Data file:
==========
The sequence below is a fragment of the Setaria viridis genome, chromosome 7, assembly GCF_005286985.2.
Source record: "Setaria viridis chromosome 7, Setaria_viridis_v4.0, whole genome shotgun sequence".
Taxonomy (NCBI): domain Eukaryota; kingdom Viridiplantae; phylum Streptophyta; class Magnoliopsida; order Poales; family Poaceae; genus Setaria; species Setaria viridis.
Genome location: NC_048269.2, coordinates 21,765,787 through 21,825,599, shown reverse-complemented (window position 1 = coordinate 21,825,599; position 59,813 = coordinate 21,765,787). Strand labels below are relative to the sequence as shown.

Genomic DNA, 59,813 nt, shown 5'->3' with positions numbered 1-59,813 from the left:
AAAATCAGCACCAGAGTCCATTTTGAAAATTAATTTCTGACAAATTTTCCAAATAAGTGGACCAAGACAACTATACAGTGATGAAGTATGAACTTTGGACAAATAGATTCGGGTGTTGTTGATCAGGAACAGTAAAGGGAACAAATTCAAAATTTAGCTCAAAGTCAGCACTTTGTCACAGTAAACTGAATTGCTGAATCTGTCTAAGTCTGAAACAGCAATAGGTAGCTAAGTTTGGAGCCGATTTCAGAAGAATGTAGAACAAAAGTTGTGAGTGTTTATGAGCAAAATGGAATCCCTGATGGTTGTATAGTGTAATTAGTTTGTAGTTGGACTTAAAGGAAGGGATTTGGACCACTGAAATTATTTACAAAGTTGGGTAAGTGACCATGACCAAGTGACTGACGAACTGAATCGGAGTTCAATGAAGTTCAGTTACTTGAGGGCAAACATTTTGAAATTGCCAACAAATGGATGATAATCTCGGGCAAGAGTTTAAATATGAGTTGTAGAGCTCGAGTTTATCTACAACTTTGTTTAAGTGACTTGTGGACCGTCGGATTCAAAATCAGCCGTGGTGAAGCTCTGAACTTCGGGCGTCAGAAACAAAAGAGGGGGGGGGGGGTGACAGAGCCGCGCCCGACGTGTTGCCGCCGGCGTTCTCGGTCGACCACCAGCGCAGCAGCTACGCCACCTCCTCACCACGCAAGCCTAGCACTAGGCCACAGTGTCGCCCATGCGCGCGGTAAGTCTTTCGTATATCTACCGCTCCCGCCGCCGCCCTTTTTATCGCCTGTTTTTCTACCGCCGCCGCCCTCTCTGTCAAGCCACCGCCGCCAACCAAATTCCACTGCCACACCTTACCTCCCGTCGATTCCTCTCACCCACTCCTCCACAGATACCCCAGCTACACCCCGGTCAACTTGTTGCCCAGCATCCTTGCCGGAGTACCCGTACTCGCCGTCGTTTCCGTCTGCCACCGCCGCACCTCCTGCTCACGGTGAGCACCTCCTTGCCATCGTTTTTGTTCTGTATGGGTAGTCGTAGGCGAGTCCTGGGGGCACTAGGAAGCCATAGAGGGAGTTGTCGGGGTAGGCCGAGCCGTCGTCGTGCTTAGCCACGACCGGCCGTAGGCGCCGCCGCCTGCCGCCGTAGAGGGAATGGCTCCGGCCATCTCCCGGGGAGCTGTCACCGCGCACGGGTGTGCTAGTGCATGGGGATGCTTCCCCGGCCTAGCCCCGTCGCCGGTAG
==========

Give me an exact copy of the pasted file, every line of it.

The sequence below is a fragment of the Setaria viridis genome, chromosome 7, assembly GCF_005286985.2.
Source record: "Setaria viridis chromosome 7, Setaria_viridis_v4.0, whole genome shotgun sequence".
Taxonomy (NCBI): domain Eukaryota; kingdom Viridiplantae; phylum Streptophyta; class Magnoliopsida; order Poales; family Poaceae; genus Setaria; species Setaria viridis.
Genome location: NC_048269.2, coordinates 21,765,787 through 21,825,599, shown reverse-complemented (window position 1 = coordinate 21,825,599; position 59,813 = coordinate 21,765,787). Strand labels below are relative to the sequence as shown.

Genomic DNA, 59,813 nt, shown 5'->3' with positions numbered 1-59,813 from the left:
AAAATCAGCACCAGAGTCCATTTTGAAAATTAATTTCTGACAAATTTTCCAAATAAGTGGACCAAGACAACTATACAGTGATGAAGTATGAACTTTGGACAAATAGATTCGGGTGTTGTTGATCAGGAACAGTAAAGGGAACAAATTCAAAATTTAGCTCAAAGTCAGCACTTTGTCACAGTAAACTGAATTGCTGAATCTGTCTAAGTCTGAAACAGCAATAGGTAGCTAAGTTTGGAGCCGATTTCAGAAGAATGTAGAACAAAAGTTGTGAGTGTTTATGAGCAAAATGGAATCCCTGATGGTTGTATAGTGTAATTAGTTTGTAGTTGGACTTAAAGGAAGGGATTTGGACCACTGAAATTATTTACAAAGTTGGGTAAGTGACCATGACCAAGTGACTGACGAACTGAATCGGAGTTCAATGAAGTTCAGTTACTTGAGGGCAAACATTTTGAAATTGCCAACAAATGGATGATAATCTCGGGCAAGAGTTTAAATATGAGTTGTAGAGCTCGAGTTTATCTACAACTTTGTTTAAGTGACTTGTGGACCGTCGGATTCAAAATCAGCCGTGGTGAAGCTCTGAACTTCGGGCGTCAGAAACAAAAGAGGGGGGGGGGGGTGACAGAGCCGCGCCCGACGTGTTGCCGCCGGCGTTCTCGGTCGACCACCAGCGCAGCAGCTACGCCACCTCCTCACCACGCAAGCCTAGCACTAGGCCACAGTGTCGCCCATGCGCGCGGTAAGTCTTTCGTATATCTACCGCTCCCGCCGCCGCCCTTTTTATCGCCTGTTTTTCTACCGCCGCCGCCCTCTCTGTCAAGCCACCGCCGCCAACCAAATTCCACTGCCACACCTTACCTCCCGTCGATTCCTCTCACCCACTCCTCCACAGATACCCCAGCTACACCCCGGTCAACTTGTTGCCCAGCATCCTTGCCGGAGTACCCGTACTCGCCGTCGTTTCCGTCTGCCACCGCCGCACCTCCTGCTCACGGTGAGCACCTCCTTGCCATCGTTTTTGTTCTGTATGGGTAGTCGTAGGCGAGTCCTGGGGGCACTAGGAAGCCATAGAGGGAGTTGTCGGGGTAGGCCGAGCCGTCGTCGTGCTTAGCCACGACCGGCCGTAGGCGCCGCCGCCTGCCGCCGTAGAGGGAATGGCTCCGGCCATCTCCCGGGGAGCTGTCACCGCGCACGGGTGTGCTAGTGCATGGGGATGCTTCCCCGGCCTAGCCCCGTCGCCGGTAG